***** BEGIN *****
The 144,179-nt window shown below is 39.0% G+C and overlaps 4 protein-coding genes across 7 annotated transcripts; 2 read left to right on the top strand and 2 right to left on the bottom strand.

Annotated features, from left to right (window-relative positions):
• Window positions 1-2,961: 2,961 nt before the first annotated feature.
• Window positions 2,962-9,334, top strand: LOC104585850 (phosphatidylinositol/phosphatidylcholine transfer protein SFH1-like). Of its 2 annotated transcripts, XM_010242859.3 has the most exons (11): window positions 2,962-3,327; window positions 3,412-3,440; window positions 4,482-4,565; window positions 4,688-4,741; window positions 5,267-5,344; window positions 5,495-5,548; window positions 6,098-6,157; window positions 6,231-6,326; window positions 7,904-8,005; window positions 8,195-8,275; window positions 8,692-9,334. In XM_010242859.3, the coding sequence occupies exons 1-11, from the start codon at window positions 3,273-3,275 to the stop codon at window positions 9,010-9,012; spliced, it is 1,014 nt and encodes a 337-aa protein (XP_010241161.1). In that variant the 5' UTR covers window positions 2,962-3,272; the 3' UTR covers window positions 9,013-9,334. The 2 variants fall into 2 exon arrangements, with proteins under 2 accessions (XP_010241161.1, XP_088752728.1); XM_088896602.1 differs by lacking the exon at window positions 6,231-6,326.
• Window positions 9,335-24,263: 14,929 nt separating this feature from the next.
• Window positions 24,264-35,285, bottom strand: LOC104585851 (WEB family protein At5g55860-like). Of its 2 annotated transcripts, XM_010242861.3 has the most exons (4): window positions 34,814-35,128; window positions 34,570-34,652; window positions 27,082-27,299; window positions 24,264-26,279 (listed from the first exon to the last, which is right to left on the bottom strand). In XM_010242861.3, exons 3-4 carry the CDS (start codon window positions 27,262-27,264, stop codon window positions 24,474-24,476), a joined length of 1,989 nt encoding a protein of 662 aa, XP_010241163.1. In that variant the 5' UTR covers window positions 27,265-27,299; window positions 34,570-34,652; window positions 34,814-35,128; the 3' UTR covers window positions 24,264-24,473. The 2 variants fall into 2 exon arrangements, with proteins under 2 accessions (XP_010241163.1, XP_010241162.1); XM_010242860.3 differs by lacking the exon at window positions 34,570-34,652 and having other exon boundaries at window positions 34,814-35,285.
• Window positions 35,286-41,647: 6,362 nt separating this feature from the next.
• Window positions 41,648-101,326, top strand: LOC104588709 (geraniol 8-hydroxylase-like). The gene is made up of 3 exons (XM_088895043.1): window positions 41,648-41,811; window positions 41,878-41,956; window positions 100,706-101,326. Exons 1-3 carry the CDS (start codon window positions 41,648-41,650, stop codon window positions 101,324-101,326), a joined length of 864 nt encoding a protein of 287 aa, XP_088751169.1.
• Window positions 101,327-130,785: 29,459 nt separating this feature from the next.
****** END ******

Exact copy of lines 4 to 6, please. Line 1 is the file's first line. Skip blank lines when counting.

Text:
• Window positions 2,962-9,334, top strand: LOC104585850 (phosphatidylinositol/phosphatidylcholine transfer protein SFH1-like). Of its 2 annotated transcripts, XM_010242859.3 has the most exons (11): window positions 2,962-3,327; window positions 3,412-3,440; window positions 4,482-4,565; window positions 4,688-4,741; window positions 5,267-5,344; window positions 5,495-5,548; window positions 6,098-6,157; window positions 6,231-6,326; window positions 7,904-8,005; window positions 8,195-8,275; window positions 8,692-9,334. In XM_010242859.3, the coding sequence occupies exons 1-11, from the start codon at window positions 3,273-3,275 to the stop codon at window positions 9,010-9,012; spliced, it is 1,014 nt and encodes a 337-aa protein (XP_010241161.1). In that variant the 5' UTR covers window positions 2,962-3,272; the 3' UTR covers window positions 9,013-9,334. The 2 variants fall into 2 exon arrangements, with proteins under 2 accessions (XP_010241161.1, XP_088752728.1); XM_088896602.1 differs by lacking the exon at window positions 6,231-6,326.
• Window positions 9,335-24,263: 14,929 nt separating this feature from the next.
• Window positions 24,264-35,285, bottom strand: LOC104585851 (WEB family protein At5g55860-like). Of its 2 annotated transcripts, XM_010242861.3 has the most exons (4): window positions 34,814-35,128; window positions 34,570-34,652; window positions 27,082-27,299; window positions 24,264-26,279 (listed from the first exon to the last, which is right to left on the bottom strand). In XM_010242861.3, exons 3-4 carry the CDS (start codon window positions 27,262-27,264, stop codon window positions 24,474-24,476), a joined length of 1,989 nt encoding a protein of 662 aa, XP_010241163.1. In that variant the 5' UTR covers window positions 27,265-27,299; window positions 34,570-34,652; window positions 34,814-35,128; the 3' UTR covers window positions 24,264-24,473. The 2 variants fall into 2 exon arrangements, with proteins under 2 accessions (XP_010241163.1, XP_010241162.1); XM_010242860.3 differs by lacking the exon at window positions 34,570-34,652 and having other exon boundaries at window positions 34,814-35,285.